Hello, readers! The SupChina Weekly Briefing is our newest feature, detailing the most important China news from the past week. It also comes in the form of a newsletter — sign up using the box on the right of this post / top of our homepage.
We have updated our 2020 U.S. Presidential Election China Tracker with all of the comments made about China during the Democratic Party debates on June 26-27.
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- The deadline for a China-connected tech startup pitch competition for female-led companies, run by SheLovesTech, is in only two weeks. Apply here.
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1. Trump declares a techno-trade war truce in Osaka
Photo credit: Kyodo News via Getty Images
This weekend, U.S. President Donald Trump announced a truce in the U.S.-China techno-trade war after his meeting with Chinese President Xí Jìnpíng 习近平.
As Bloomberg notes (porous paywall): “The White House has yet to reveal details of Trump’s arrangement with Xi, leaving uncertainty about how the two countries will proceed.” Official China is almost completely silent: For example, there are no reports on the Xi-Trump meeting on Xinhua News Agency’s home page today.
This is what the two sides have publicly said, abridged from this Bloomberg side-by-side comparison:
- The U.S. won’t raise tariffs on China “for the time being,” said Trump, which was confirmed by Beijing. No new timeline has been announced.
- The two sides will restart talks, but Trump threatened future tariffs if no deal is made. Beijing said that negotiators will discuss “specific issues,” and that talks must be “equal, reflect mutual respect and address respective concerns.”
- Trump said China will buy a “tremendous” amount of food and agricultural products from a list provided by the U.S. There was no confirmation from Beijing.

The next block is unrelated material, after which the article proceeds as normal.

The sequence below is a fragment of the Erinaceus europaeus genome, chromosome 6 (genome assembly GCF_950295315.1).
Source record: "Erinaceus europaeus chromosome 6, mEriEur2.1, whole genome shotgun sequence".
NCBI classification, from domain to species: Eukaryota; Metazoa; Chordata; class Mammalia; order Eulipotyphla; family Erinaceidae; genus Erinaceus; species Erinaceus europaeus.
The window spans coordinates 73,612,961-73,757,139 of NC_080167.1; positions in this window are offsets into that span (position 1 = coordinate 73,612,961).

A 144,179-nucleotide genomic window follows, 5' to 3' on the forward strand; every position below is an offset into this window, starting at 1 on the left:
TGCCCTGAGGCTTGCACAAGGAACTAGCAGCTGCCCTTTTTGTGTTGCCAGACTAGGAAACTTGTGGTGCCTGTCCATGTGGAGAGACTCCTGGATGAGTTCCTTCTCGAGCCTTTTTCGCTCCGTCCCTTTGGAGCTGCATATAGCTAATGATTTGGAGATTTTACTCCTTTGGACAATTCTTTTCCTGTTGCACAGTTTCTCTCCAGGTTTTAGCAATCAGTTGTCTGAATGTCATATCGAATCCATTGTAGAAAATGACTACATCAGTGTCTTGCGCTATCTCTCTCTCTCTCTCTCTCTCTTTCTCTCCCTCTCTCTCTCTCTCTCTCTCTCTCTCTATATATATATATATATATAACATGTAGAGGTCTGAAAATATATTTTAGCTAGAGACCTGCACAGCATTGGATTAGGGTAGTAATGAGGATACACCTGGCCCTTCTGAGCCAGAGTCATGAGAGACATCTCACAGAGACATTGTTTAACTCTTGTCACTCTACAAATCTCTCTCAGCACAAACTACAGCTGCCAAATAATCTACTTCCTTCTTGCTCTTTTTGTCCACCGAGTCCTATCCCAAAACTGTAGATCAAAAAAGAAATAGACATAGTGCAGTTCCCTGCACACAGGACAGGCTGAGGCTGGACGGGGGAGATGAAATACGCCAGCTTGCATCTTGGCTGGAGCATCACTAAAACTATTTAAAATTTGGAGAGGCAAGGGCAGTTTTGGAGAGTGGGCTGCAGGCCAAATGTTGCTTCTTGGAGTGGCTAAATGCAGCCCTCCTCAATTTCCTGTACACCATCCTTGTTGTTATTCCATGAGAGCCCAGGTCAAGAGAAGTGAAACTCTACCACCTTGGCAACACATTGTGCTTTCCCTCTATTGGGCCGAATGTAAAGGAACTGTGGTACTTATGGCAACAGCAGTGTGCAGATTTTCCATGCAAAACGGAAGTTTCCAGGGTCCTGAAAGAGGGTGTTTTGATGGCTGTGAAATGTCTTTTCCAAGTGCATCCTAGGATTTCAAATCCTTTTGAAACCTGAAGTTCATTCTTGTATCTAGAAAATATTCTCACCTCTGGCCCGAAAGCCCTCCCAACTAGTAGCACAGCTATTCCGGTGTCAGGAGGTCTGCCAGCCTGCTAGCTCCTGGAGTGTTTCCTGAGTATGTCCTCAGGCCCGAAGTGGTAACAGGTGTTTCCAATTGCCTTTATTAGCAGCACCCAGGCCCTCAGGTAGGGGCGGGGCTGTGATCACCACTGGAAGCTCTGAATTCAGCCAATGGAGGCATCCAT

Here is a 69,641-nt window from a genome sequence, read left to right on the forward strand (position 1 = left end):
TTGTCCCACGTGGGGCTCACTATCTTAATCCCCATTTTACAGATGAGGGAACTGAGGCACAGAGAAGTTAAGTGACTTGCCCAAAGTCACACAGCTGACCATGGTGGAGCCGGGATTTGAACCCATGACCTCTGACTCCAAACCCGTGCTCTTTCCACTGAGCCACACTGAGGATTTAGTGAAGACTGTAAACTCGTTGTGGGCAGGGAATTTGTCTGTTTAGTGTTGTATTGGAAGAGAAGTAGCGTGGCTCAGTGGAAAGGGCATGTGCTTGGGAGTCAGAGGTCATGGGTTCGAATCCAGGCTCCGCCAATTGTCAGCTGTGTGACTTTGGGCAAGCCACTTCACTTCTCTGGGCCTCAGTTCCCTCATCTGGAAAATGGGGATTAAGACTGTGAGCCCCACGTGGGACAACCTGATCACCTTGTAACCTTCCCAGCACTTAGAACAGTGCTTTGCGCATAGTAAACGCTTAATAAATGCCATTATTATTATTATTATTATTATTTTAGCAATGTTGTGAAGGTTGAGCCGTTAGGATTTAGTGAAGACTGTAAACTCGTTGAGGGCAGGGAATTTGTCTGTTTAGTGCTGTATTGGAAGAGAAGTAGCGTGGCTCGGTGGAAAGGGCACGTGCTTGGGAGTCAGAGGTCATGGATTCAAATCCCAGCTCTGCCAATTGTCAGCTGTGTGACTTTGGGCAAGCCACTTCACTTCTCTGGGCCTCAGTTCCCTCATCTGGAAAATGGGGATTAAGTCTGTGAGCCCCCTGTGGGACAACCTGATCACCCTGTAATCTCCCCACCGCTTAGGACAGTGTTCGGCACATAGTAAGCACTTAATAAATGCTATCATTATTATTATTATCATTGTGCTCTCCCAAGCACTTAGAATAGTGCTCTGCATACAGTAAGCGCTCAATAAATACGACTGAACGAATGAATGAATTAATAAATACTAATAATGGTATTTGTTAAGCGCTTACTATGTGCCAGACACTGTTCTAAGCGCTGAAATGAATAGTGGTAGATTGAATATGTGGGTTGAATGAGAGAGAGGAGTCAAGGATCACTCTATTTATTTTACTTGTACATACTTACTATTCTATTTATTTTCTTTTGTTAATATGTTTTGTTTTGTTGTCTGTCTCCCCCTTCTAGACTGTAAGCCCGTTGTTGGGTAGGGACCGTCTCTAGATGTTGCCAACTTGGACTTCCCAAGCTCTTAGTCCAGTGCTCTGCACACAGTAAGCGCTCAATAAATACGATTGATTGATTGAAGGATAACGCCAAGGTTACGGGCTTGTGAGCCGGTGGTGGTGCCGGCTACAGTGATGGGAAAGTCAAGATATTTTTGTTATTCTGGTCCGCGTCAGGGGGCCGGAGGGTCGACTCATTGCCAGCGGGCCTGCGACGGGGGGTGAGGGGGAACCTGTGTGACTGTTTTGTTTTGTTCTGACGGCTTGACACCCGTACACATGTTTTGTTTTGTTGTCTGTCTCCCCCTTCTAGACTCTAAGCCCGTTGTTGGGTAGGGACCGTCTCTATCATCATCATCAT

- The Huawei issue “must be saved to the very end,” said Trump, but the U.S. will make a concession and allow U.S. companies to sell to Huawei. There was no mention of Huawei in China’s written statement, but a Chinese official later said he “hoped the U.S. would follow through lift restrictions.”
- Chinese students: Trump said the U.S. will make it easier for Chinese students to stay and that there are many good Chinese students and “he’s always welcomed them,” while Beijing hoped Chinese students in the U.S. would be “treated fairly.”
For more on Trump’s view of the truce, see his interview with his sycophant-in-chief, Tucker Carlson, on Fox News.
2. Hong Kong boiling over
Photo credit: CNN reporter James Griffiths
Large-scale protests continue in Hong Kong, though unlike the remarkably unified protests of June 9 and June 16, not everyone is marching for the same thing, or using the same tactics. As the protests drag on longer and become less predictable — and even violent — Beijing’s willingness to allow Hong Kong to govern itself will face its greatest test since Hong Kong was given back to China by the UK in 1997.
- On June 30, a pro-police and pro-government countermarch was held in the city, attended by tens of thousands of demonstrators, the South China Morning Post reported.
- But the day after, the anti-Beijing protestors returned in force — some of them turning to literal force to make their point.
- Some of them broke into the city government building, smashing glass doors, streaming into the building, and occupying the Legislative Council and covering it in graffiti.
- Police then cleared the area, but strangely refrained from using tear gas until after the destruction was done.
No one knows. SupChina’s Anthony Tao, who is in Hong Kong, notes the changing nature of the protests:
[The violence] was in stark contrast with a peaceful march in the afternoon, in which 550,000 people participated, per organizer estimates. It might have been more if not for the protester violence in the morning. The afternoon march was more in line with large-scale demonstrations on June 9 and June 12, all of them for the purpose of forcing legislators to strike down an extradition bill that could threaten Hong Kong’s judicial independence from Beijing. But anti-extradition voices are being joined, in increasing intensity, by pro-democracy voices, with more fervent and less realistic demands. Increased tension and violence has been the result, so far.